On Monday I wrote about Terry Frost – and then came across this excellent Obit which is worth reading:
From The Times
September 3, 2003
Sir Terry Frost
Exuberant artist whose decades-long adventure in abstraction remained firmly grounded in a love of natural forms
One of the best loved of British artists, Terry Frost enriched the lives of all who came into his orbit of ebullience and generosity. A social creature, approachable, earthy, good natured and direct, he put a personal celebration of being human at the centre of his work and of his life. He came quite late to painting, but his faith in the adventure of abstract art remained undimmed for more than half a century, and the exhilarating and prolific results convey the expansive joy that was the essence of his character.Although he rejected the religious aspect of the visionary landscape tradition in British art, saying that any religious belief had been destroyed for him by the war, he shared an extraordinary intensity of vision with Samuel Palmer and William Blake and in many ways can be seen as their successor.
His inspiration came from nature and included something of the pagan, as he himself said. The sun, the moon and glittering water, as well as boats and the female form, all figured prominently, abstracted into sensuous circles and curves and coloured in dramatic blues, reds, oranges, yellows and blacks. In his very best work, produced over perhaps half a dozen years in the late 1950s and early 1960s, Frost showed that he could hold his own against any abstract painter then alive. The explorations and discoveries of those years became the constants of his long career, worked and reworked in different forms with endless invention and zest.
Terence Ernest Manitou Frost was born into a working-class family in Leamington Spa in 1915. Throughout his childhood he lived with his grandparents Edith and Thomas Lines (the last bath-chair proprietor in the town). He never knew his father but believed that he might once have met him as a child. He was educated first at the Rugby Road School and then, between the ages of 11 and 14, attended the Leamington Spa Central School, where he was art editor of the school magazine.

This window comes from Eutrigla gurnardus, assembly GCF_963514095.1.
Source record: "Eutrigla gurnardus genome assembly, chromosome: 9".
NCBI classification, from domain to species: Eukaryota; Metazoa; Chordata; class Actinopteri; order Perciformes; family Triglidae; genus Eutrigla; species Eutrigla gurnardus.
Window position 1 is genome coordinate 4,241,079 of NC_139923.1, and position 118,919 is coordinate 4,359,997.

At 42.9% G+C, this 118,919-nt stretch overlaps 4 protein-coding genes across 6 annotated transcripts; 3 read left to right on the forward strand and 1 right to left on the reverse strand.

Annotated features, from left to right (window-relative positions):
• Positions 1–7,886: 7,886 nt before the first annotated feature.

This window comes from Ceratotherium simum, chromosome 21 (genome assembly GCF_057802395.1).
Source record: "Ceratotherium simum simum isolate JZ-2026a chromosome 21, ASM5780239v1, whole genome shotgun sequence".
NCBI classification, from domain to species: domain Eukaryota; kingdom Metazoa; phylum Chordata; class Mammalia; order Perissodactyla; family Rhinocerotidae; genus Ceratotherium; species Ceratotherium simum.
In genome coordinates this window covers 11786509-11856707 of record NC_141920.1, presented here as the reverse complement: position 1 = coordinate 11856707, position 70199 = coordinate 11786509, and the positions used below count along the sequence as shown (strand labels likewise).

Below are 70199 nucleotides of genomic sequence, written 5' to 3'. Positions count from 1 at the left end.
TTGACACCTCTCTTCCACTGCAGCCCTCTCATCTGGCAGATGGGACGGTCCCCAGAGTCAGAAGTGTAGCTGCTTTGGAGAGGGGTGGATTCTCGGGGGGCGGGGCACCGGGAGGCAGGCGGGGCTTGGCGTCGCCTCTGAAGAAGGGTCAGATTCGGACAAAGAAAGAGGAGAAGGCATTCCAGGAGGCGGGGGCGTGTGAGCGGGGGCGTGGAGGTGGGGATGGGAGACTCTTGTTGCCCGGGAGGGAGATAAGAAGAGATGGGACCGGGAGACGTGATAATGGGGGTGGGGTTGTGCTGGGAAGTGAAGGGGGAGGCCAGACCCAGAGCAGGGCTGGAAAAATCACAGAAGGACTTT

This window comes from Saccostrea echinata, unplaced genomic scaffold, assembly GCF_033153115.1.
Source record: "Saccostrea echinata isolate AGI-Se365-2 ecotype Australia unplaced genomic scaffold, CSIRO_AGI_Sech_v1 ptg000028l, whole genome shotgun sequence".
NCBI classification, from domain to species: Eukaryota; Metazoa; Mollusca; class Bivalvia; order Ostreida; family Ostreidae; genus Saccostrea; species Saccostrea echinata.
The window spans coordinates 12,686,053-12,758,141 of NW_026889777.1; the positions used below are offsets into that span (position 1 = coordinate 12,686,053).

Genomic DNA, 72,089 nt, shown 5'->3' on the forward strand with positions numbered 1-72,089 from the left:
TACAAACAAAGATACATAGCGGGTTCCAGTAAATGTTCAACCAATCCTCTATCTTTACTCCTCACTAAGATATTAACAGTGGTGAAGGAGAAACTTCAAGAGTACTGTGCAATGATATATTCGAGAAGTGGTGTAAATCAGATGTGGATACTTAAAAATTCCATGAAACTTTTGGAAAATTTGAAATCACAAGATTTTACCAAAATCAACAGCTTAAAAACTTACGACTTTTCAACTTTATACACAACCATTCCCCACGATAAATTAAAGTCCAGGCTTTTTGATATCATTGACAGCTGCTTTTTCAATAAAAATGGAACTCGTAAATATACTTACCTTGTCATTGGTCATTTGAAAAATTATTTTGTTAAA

In 1930 he got his first job at Curry’s cycle shop in the town. Then, from 1932 to 1939, having joined the Territorial Army, he worked at Armstrong Whitworth in Coventry, painting red, white and blue roundels on to the wings of fighter planes and bombers.
His early war years saw him serving in France, Palestine and Lebanon. After joining the Commandos he fought in Crete, where he was captured in June 1941. As a prisoner of war he was interned in camps in Salonika and Poland, ending up in 1943 in Stalag 383 in Bavaria, where he remained until the end of the war.
Frost was later to say: “In prisoner-of-war camp I got tremendous spiritual experience, a more aware or heightened perception during starvation, and I honestly do not think that that awakening has ever left me.” He began to draw and paint, mainly portraits of his fellow PoWs, encouraged by the young artist Adrian Heath. They made brushes from horsehair, canvases from their pillows, and mixed what pigments they could get with the oil from sardine tins. “Prison camp was my university,” Frost said.
It was Heath who suggested that Frost go to art school when the war came to an end, and who helped him to get an ex-serviceman’s grant and, in 1947, a place at Camberwell School of Arts and Crafts. It was Heath, too, who encouraged him to make his home at St Ives in Cornwall.